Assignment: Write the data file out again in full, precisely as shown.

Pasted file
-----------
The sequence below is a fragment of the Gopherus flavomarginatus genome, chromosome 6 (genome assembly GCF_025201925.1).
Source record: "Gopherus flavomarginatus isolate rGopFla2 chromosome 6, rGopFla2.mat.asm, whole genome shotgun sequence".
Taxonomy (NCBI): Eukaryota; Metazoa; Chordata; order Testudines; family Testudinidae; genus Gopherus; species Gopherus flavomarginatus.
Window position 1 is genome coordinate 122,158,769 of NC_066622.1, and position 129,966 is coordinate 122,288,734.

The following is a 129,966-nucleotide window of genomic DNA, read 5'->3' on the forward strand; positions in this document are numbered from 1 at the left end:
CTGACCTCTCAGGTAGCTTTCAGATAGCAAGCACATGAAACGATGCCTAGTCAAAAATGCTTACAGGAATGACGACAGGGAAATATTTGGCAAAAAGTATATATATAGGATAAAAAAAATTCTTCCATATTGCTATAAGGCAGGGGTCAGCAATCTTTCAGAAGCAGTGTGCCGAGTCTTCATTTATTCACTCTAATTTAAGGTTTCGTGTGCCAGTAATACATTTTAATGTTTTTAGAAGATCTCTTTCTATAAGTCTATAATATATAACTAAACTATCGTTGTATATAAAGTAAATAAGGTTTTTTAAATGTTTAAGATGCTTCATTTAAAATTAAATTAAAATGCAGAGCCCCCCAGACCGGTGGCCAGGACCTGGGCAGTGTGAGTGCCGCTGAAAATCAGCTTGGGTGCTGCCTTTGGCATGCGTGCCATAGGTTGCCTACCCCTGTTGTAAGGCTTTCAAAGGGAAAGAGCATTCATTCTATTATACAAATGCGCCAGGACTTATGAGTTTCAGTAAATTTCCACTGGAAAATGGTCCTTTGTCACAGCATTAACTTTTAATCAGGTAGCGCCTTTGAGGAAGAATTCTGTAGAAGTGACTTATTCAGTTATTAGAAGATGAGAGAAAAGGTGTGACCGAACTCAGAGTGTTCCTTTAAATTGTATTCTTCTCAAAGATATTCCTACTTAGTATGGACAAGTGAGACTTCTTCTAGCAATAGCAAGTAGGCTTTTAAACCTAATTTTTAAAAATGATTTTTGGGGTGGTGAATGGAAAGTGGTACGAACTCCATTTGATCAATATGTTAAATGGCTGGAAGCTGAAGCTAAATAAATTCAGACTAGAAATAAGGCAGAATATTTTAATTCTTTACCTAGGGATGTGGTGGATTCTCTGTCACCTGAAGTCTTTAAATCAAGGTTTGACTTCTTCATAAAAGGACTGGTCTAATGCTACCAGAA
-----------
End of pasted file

The sequence below is a fragment of the Gopherus flavomarginatus genome, chromosome 6 (genome assembly GCF_025201925.1).
Source record: "Gopherus flavomarginatus isolate rGopFla2 chromosome 6, rGopFla2.mat.asm, whole genome shotgun sequence".
Taxonomy (NCBI): Eukaryota; Metazoa; Chordata; order Testudines; family Testudinidae; genus Gopherus; species Gopherus flavomarginatus.
Window position 1 is genome coordinate 122,158,769 of NC_066622.1, and position 129,966 is coordinate 122,288,734.

The following is a 129,966-nucleotide window of genomic DNA, read 5'->3' on the forward strand; positions in this document are numbered from 1 at the left end:
CTGACCTCTCAGGTAGCTTTCAGATAGCAAGCACATGAAACGATGCCTAGTCAAAAATGCTTACAGGAATGACGACAGGGAAATATTTGGCAAAAAGTATATATATAGGATAAAAAAAATTCTTCCATATTGCTATAAGGCAGGGGTCAGCAATCTTTCAGAAGCAGTGTGCCGAGTCTTCATTTATTCACTCTAATTTAAGGTTTCGTGTGCCAGTAATACATTTTAATGTTTTTAGAAGATCTCTTTCTATAAGTCTATAATATATAACTAAACTATCGTTGTATATAAAGTAAATAAGGTTTTTTAAATGTTTAAGATGCTTCATTTAAAATTAAATTAAAATGCAGAGCCCCCCAGACCGGTGGCCAGGACCTGGGCAGTGTGAGTGCCGCTGAAAATCAGCTTGGGTGCTGCCTTTGGCATGCGTGCCATAGGTTGCCTACCCCTGTTGTAAGGCTTTCAAAGGGAAAGAGCATTCATTCTATTATACAAATGCGCCAGGACTTATGAGTTTCAGTAAATTTCCACTGGAAAATGGTCCTTTGTCACAGCATTAACTTTTAATCAGGTAGCGCCTTTGAGGAAGAATTCTGTAGAAGTGACTTATTCAGTTATTAGAAGATGAGAGAAAAGGTGTGACCGAACTCAGAGTGTTCCTTTAAATTGTATTCTTCTCAAAGATATTCCTACTTAGTATGGACAAGTGAGACTTCTTCTAGCAATAGCAAGTAGGCTTTTAAACCTAATTTTTAAAAATGATTTTTGGGGTGGTGAATGGAAAGTGGTACGAACTCCATTTGATCAATATGTTAAATGGCTGGAAGCTGAAGCTAAATAAATTCAGACTAGAAATAAGGCAGAATATTTTAATTCTTTACCTAGGGATGTGGTGGATTCTCTGTCACCTGAAGTCTTTAAATCAAGGTTTGACTTCTTCATAAAAGGACTGGTCTAATGCTACCAGAA